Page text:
You need to take into account the impact of inflation when assessing the profitability of selling your home

Despite the economic uncertainty, following Brexit in the UK, and the tight results of the latest Australian election campaign, which saw the Labor party and Liberal Coalition end a decades-long bipartisan agreement on negative gearing, property values have increased across our capital cities by 3.8 percent this quarter. This is despite economists warning Australia was in for a softening of the property market.

In a previous post we discussed how, even though the market’s been resilient, homeowners should be cautious about selling their homes if they’ve owned them for fewer than ten years, as inflation accounts for much of the gains made, which doesn’t take into consideration the financial implications associated with selling, not to mention the other costs of selling property.

Sydney’s north is a sure thing

Not surprisingly, the regions of Ku-ring-gai and Manly, on Sydney’s upper north shore and northern beaches, recorded the highest gross profits, of $670,000 and $623,000 respectively; in both areas, properties were held for an average of 10 or more years. With inflation removed, the net profit of both areas is less than half-a-million dollars, at $470,340 and $437,346 respectively.

Properties in both regions were also less likely to record a loss — fewer than 0.8 percent of homes sold in Manly recorded a loss, and of those that did, they were held for an average of just six months at the time they were sold; in Kur-ring-gai, 1.8 percent of homes sold recorded a loss, but they were held longer: for an average of 4.1 years.

Homeowners in Auburn come out on top

The regions of Campbelltown and Auburn recorded the smallest gains, with average gross profits of $231,000 and $228,000 respectively. However, while homeowners in Campbelltown held their properties for an average of 9.7 years, in Auburn they were only held for 8.2 years. Therefore, with inflation removed, the net profit for a property in Campbelltown is $172, 557, while in Auburn the net profit is $176,700. Even though property values is higher in Campbelltown, it’s actually Auburn that yields the best capital growth.

The profit and loss-making areas of Sydney. (Source: CoreLogic RP Data)

The profit and loss-making areas of Sydney. (Source: CoreLogic RP Data)

Likewise, properties in both regions also recorded comparatively low losses – 1.4 percent in Campbelltown for properties held an average of 1.8 years, and 0.7 percent in Auburn for properties held for a similar period of 1.9 years.

On the Central Coast, the margins are tighter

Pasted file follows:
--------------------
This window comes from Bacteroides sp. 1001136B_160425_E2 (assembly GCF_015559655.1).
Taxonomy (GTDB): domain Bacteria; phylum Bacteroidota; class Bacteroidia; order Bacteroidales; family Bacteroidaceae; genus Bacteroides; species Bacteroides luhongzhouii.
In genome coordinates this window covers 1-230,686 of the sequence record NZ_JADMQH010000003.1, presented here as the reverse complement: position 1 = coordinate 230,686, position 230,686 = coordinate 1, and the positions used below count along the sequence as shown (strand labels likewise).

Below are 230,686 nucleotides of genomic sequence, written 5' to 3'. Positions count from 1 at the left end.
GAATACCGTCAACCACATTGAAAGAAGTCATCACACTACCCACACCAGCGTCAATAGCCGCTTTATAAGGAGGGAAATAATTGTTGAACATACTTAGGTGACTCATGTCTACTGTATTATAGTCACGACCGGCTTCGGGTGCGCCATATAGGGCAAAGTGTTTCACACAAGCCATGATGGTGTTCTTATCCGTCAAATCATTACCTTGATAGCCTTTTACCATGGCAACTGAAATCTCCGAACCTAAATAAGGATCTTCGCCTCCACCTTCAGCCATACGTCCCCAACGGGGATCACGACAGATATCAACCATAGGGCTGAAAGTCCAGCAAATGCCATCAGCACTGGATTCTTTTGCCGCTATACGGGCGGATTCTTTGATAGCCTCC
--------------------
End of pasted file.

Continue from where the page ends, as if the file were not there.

Gosford and Wyong, on the Central Coast, both recorded low gross profits of $172,000 and $223,500 respectively; in both regions, properties were held for an average of 9.5 years. When inflation is removed, the average net profit in Wyong is $128,484, while the net profit in Gosford is $166,955, which actually goes some way to closing the gap in the property values of each region.

However, the outlook is less positive when you consider the fact that, after an average of 9.6 years, properties in Gosford still record an average loss of 2.9 percent; in Wyong the loss is greater, at 3 percent, but those properties weren’t held for as long — an average of 7.2 years.

Research is key for all homeowners

The lesson here for homeowners is to thoroughly research the market and really crunch the numbers before putting your home up for sale. It may be tempting to sell your home after seeing what appears to be a fantastic result for your neighbour, but inflation often obfuscates real price growth, especially at the level it currently is now.

Although Sydney’s north fared well, in terms of net profits, it’s wise to keep in mind that the average house price in both regions ten years ago was still over a million dollars – more than $1.2 million in Manly, to be precise. So while $437k isn’t too shabby, do keep in mind that prices are higher to begin with, and the average turnover of property is once every decade or more.

Property investors would be well advised to look at regions which have relatively high capital growth, such as Auburn, rather than an area like Manly. Property prices may be low in Auburn, but so too is stamp duty and other taxes. Plus, real profit also grows at a rate of 0.25 percent per annum, compared with 0.1 percent per annum for properties in Manly.

The outlook for the Central Coast certainly isn’t quite as positive, so it’s crucial that homeowners run all the numbers first, before committing to sell. Speak with a financial advisor to see where you sit financially, and make sure you’re realistic about the market itself. Having said that, it’s also worth remembering that property values in the suburbs within Gosford and Wyong can often vary wildly, depending on whether the region is rural, coastal or more urban, which could account for the disproportionately affect rate of capital losses. Again, market research is crucial.

If you’re thinking of selling your home, and you’d like to lean more about the sales process, download our free, educational guide, called Selling Your Property: What You Really Need to Know, by subscribing to our website. Alternatively, for more property market news, insights and analysis, continue reading our blog.

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Our educational blogs are designed to help you understand each of the steps involved in selling your property so whether you choose to work with a real estate agent or do it yourself you'll understand the work involved and be more efficient and aware of what you need to do. Our articles have been seen in these major online news and information portals..

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